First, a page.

"By the end of the twentieth century," Australian composer Percy Grainger is quoted as saying on the back cover of the booklet of this delightful release, "people will be listening to African music ... they'll be dancing to African music ... the Asian gamelan." Pretty prescient! The young Australian group Woof! here presents music from a neglected aspect of Grainger's output: his music for "tuned percussion," which he defined as glockenspiels, xylophones, and bells, augmented by such related instruments as the celeste, piano, and the instruments of the Javanese and Balinese gamelan orchestras. It was Indonesian music, which Grainger heard in Paris in 1900, that apparently first inspired his interest in tuned percussion, and he continued to explore it over the years in the U.S., Europe, and his native country. He performed and lectured on this music but never published it. The mixture of pieces will generally be familiar to Grainger fans: there are arrangements of folk songs and original pieces that draw on Anglo folk idioms in the composer's unique way. Grainger also arranged classical compositions by Bach, Ravel, and Debussy for percussion ensemble, and these are very interesting: they are not simply novelty arrangements but abstractions of the percussive aspect of the pieces involved. Also intriguing are a couple of arrangements of Indonesian pieces, using gamelan instruments, and one odd work of indeterminate ethnic origin entitled Bahariyale V. Palaniyandi (track 10). These were notated by Grainger from recordings, not directly from performances, and in the Indonesian cases something gets lost in translation, but the enterprise was pioneering for its time. The uses of all this music for student percussion groups would seem to be endless, and it seems a shame that it has remained buried for so long. It's also a great deal of fun. Kudos to Woof! for exploring it.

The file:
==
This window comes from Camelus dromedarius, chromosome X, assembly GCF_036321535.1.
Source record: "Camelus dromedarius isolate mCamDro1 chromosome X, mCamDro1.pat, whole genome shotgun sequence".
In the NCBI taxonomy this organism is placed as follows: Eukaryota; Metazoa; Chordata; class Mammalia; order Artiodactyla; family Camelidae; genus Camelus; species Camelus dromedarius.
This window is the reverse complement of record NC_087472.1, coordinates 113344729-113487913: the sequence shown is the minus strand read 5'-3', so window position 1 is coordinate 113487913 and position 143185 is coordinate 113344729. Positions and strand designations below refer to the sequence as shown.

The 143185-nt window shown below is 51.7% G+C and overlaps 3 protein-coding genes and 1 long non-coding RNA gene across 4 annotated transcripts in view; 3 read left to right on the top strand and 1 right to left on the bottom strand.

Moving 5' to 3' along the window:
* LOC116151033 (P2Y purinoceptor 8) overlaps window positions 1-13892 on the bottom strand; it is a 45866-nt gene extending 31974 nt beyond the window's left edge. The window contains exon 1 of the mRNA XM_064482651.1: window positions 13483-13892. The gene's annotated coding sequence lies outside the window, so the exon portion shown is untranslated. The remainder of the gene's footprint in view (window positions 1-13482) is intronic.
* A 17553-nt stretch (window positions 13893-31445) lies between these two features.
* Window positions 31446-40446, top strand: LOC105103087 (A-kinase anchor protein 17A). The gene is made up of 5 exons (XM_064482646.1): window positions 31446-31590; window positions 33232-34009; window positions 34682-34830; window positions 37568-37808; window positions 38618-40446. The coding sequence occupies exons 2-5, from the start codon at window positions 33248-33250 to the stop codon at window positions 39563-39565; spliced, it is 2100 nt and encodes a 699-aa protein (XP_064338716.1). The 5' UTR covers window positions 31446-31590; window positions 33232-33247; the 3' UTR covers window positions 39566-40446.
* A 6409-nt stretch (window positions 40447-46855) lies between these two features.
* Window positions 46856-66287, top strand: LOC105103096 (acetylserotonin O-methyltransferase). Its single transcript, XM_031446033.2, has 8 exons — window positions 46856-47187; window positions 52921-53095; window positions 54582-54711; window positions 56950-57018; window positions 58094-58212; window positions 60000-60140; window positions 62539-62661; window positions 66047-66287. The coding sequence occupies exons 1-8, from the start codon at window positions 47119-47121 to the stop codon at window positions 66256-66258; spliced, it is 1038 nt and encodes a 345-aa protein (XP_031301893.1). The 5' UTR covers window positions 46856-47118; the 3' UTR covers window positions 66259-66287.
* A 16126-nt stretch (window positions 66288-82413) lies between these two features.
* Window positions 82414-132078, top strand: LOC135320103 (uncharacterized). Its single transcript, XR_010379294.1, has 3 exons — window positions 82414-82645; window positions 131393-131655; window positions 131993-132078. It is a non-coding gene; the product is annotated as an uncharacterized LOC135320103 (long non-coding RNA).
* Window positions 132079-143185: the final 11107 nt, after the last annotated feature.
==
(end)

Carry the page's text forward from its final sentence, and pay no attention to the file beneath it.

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AllMusic Review by James Manheim